Buondonno, Andrea and Capra, Gian Franco and Coppola, Elio and Dazzi, Carmelo and Grilli, Eleonora and Odierna, Pierclaudio and Rubino, Mariateresa and Vacca, Sergio (2014) Aspects of soil phenolic matter (SPM): an explorative investigation in agricultural, agroforestry, and wood ecosystems. Geoderma, Vol. 213 , p. 235-244. ISSN 0016-7061. Article.
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This paper assesses the distribution of soil phenolic matter (SPM) in soil environments from a pedological perspective, with particular emphasis on soil horizonation and its involvement in pedogenic processes.
The study was conducted on 15 soil profiles (Andosols, Calcisols, Cambisols, Lixisols, Phaeozems, Podzols, Umbrisols) covering five distinct ecosystems. Although the ecosystems were virtually homogeneous in and of themselves, they represented strongly contrasting climates, geolithology and morphology, land use and vegetation cover (intensive agriculture, chestnut grove, alpine pasture, woody reforestations, and natural woods). Three main SPM fractions were categorised: (i) “total” (SPMt), (ii) “soluble” and/or “labile” (SPMs), and (iii) the fraction with a “high” (SPMh) affinity for the soil body.
The SPMh and SPMs contents varied significantly, averaging 2.84 ± 0.52 g kg− 1 and 0.07 ± 0.02 g kg− 1, respectively. Thus, these fractions appear to belong to different soil organic matter (SOM) pools. Indeed, the SPMs fraction was characterised by transitional, ephemeral low-weight molecules, which continuously reached the soil through both plant metabolism/decay and SOM degradation and were subsequently transformed into larger materials (humic matter, organo-mineral complexes) and/or lost by leaching and mineralisation. The SPMh fraction is likely involved in pedogenic processes that are primarily driven by the transport/translocation of colloidal phases under the following conditions: (i) in the early stages of horizon differentiation or, more specifically, in transport processes from the overlying A horizons and (ii) in cheluviation phenomena leading to the formation of spodic horizons. Moreover, SPMh also appears to be involved in early “in situ” alteration of cambic horizons. This involvement may result from the strong etching/complexing activity of soluble polyphenols from the overlying horizon, which promotes “in situ” weathering of the parent material.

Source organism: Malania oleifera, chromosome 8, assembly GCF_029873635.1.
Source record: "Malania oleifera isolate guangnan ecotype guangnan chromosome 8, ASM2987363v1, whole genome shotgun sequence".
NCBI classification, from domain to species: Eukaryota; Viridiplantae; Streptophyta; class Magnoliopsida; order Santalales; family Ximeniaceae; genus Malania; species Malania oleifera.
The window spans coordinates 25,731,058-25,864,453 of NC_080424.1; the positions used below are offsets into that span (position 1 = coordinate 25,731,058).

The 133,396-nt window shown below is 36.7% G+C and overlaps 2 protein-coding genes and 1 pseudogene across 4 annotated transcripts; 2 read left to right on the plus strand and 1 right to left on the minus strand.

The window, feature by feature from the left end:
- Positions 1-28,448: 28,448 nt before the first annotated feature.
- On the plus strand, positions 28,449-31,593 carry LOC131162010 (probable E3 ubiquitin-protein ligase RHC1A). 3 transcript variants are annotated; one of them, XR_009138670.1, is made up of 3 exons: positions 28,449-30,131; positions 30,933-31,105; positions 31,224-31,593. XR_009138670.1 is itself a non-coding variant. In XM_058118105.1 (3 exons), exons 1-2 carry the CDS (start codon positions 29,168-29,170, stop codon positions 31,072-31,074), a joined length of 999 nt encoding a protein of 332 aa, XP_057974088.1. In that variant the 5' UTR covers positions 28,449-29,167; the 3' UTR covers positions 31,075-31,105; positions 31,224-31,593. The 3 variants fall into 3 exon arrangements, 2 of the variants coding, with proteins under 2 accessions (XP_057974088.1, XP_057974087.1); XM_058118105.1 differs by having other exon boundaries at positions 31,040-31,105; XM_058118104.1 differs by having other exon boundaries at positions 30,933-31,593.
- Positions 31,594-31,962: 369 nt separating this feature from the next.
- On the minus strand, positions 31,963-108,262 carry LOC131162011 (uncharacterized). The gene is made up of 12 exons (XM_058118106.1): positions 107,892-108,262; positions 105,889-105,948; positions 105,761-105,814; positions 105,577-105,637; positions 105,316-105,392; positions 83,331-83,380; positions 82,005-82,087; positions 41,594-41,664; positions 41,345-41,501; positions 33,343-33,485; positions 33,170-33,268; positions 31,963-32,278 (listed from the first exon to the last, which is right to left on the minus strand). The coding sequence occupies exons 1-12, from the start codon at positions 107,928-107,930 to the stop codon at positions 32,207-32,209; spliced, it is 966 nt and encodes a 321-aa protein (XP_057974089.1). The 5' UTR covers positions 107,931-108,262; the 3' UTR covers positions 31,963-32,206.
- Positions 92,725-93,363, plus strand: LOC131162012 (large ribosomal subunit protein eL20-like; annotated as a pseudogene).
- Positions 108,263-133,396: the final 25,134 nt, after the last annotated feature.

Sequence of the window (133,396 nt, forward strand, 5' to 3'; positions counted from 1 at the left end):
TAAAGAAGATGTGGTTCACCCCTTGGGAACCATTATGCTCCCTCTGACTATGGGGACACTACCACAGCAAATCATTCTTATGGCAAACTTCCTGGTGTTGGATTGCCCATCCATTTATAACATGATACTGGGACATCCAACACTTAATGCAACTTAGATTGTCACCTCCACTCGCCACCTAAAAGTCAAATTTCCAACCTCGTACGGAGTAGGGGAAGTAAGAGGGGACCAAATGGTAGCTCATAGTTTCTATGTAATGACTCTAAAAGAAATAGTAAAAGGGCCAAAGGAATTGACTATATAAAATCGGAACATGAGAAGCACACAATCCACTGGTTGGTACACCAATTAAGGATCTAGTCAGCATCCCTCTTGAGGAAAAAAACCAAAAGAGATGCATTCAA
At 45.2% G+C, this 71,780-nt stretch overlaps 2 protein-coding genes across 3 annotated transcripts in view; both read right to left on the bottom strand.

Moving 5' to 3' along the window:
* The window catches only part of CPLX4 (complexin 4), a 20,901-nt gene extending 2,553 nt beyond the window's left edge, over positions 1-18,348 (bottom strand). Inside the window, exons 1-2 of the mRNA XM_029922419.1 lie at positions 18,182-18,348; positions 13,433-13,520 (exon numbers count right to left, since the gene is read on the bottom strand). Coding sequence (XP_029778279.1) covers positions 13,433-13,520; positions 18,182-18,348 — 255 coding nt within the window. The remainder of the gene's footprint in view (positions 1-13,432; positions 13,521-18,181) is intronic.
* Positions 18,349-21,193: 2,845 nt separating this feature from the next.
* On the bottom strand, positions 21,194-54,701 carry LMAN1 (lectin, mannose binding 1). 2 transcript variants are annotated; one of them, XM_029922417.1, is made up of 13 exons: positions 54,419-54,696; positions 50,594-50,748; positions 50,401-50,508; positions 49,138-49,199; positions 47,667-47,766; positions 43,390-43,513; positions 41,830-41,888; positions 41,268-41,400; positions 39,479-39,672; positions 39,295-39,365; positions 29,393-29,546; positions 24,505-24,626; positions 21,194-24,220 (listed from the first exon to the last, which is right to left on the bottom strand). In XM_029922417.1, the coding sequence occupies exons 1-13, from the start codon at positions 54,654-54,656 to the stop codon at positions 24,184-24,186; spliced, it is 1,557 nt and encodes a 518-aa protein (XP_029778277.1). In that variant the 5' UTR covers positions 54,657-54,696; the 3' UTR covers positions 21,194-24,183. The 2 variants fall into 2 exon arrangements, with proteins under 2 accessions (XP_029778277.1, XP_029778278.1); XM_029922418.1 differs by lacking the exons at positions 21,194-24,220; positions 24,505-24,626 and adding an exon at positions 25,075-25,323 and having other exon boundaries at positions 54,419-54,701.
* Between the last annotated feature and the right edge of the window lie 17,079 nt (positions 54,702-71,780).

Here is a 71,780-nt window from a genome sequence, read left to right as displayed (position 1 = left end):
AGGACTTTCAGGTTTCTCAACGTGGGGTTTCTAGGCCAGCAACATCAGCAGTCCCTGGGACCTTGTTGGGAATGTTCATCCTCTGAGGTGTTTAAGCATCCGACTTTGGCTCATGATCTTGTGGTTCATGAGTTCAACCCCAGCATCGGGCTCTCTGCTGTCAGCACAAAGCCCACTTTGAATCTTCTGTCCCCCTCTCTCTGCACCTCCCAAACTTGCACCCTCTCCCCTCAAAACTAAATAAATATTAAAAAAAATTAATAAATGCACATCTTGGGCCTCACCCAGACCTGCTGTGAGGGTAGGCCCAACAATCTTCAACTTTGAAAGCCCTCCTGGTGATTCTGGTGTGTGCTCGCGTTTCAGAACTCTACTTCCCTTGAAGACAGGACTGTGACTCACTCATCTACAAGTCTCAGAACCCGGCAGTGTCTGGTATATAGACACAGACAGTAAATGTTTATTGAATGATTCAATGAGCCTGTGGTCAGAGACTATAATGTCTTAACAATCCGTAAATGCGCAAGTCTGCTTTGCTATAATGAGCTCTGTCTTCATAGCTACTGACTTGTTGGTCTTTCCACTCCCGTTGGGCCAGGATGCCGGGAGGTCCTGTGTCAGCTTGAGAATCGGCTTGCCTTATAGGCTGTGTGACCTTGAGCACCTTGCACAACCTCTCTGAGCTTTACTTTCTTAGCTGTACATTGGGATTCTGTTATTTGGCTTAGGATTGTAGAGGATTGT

The total amount of SPM in a given environment greatly depended on the environmental conditions, which ranged from 0.02 g kg− 1 in an intensively cultivated Haplic Cambisol to 13.14 g kg− 1 in an Andic Cambisol under natural downy oak cover. Additionally, the SPMh/SPMs and SPMt/SOM% ratios decreased significantly from natural woods to intensive agriculture systems and may therefore indicate the extent of different anthropic impacts, such as soil cover/land use, in different ecosystems.
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